Calvin S. Wachtell. For over seventy years Calvin S. Wachtell has traveled life's journey, and now, in the evening of a long, useful and honorable career, he is enjoying a well-earned rest, in a great measure relieved of the burdens of an active business life. He has been prominent in public life as well as in business circles, and is leaving the impress of his individuality for good upon many lines of progress and advancement in the city where he has so long made his home. He was born near Springfield, Ohio, December i, 1837, a son of Jonathan and Permelia (Baxter) Watchell, natives respectively of Pennsylvania and Maryland, and the father was of German descent. In 1839 the family came to Muncie, where the father was engaged in the manufacture of chairs and furniture, and his active life was brought to a close in 1850, while his widow survived until 1891. Mr. Wachtell gave a lifelong support to Democratic principles, and both he and his wife were Presbyterians, they having been instrumental in founding the first church of that denomination in Muncie, in which he served as deacon and trustee.

Calvin S. Wachtell, the youngest of their six children, grew to years of maturity in this city, receiving his education in its early schools, and then learned the trade of harnessmaking. In 1874 he was elected the city clerk and auditor of Muncie, continuing in those offices for twelve years, but in the meantime, in 1879, he had embarked in his present business, dealing in wagons, harness, hardware, etc., and from a small beginning he has advanced its interests to its present large proportions. His is not only one of the largest business concerns in this city, but also one of the oldest, and to him belongs the distinction of being one of the oldest business men in Muncie. At the present time, however, his interests are ably looked after by his son, F. L. Wachtell. the senior Mr. Wachtell thus being relieved of many of his former cares. His interests in this city have been many and varied, and he is now serving as the president of the Muncie Lubricating Company, and is a director and one of the founders of the People's National Bank.

In 1862 Mr. Wachtell was united in marriage to Miss Susan L. Anderson, a daughter of John Anderson, of Niles township, Delaware county. Mr. Wachtell has long been numbered among the prominent and progressive citizens of Muncie and has been called to many offices of trust in financial and business circles. He is a Republican in his political affiliations, and fraternally is a member of the order of Odd Fellows. The Christian church of Muncie numbers him among its valued members, and he has served as a clerk and deacon therein for many years.

James W. Meeks, the eldest son of Robert Meeks, one of the bestknown and most prominent business men of this city and county, whose biography appears on another page, was born in Muncie on the i4th of December, 1849. After completing his education in the city schools he learned cabinetmaking under his father's efficient supervision, and when twenty-two years of age he became interested in the firm. From that time forward he has devoted his talents and energies to the building up of the business, which with the passing years has constantly developed both in volume and importance and has long been numbered among the leading business institutions of Delaware county.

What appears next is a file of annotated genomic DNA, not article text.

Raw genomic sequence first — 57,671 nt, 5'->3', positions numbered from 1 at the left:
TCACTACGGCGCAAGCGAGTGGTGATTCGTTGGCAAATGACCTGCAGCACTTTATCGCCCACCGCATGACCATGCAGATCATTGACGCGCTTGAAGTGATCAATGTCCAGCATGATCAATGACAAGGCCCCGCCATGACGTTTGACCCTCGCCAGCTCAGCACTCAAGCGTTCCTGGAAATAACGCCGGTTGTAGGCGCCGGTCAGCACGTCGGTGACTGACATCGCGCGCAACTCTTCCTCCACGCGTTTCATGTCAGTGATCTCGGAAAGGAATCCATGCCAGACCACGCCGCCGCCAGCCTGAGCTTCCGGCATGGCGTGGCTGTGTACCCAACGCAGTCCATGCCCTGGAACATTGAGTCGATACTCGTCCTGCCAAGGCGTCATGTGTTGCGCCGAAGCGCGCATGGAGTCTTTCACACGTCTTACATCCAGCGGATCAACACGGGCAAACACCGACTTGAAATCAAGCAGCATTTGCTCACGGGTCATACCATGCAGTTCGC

Mr. Meeks married, in 1876, Miss Louesa C. Hummell, who was born in Connersville, Indiana, the daughter of Joseph and Mary Hummell. Their children are Amelia B., the wife of Ollie J. Campbell; Sarah M., now Mrs. Alfred C. Danks; and Robert H., who married Etta Payton. Mr. Meeks has membership relations with the Odd Fellows fraternity, the Knights of Pythias and the Red Men, and is identified with the Republican party. He is a member of and an active worker in the Methodist Episcopal church, in which he has served as treasurer for fifteen years, and during a similar period has also been treasurer of the Preachers' Aid Society of the Northern Indiana conference.

Orlando Jay Lotz. The name of Orlando J. Lotz is enduringly inscribed on the pages of Indiana's political history in connection with the records of her jurisprudence. His superior ability won him marked success, he was crowned with high judicial honors, and in business and private life he won that good name which is rather to be chosen than great riches. He was one of Indiana's native sons, born on the i5th of January, 1852, the eldest of nine children born to Jeremiah C. and Melissa (Schuff) Lotz. In 1861 the father received an appointment under Lincoln in the treasury department and took his son Orlando with him to Washington, where the lad attended the public schools for four years. The father still holds the appointment given him in 1861, being one of the oldest men in the service, and he has reached the age of eighty years.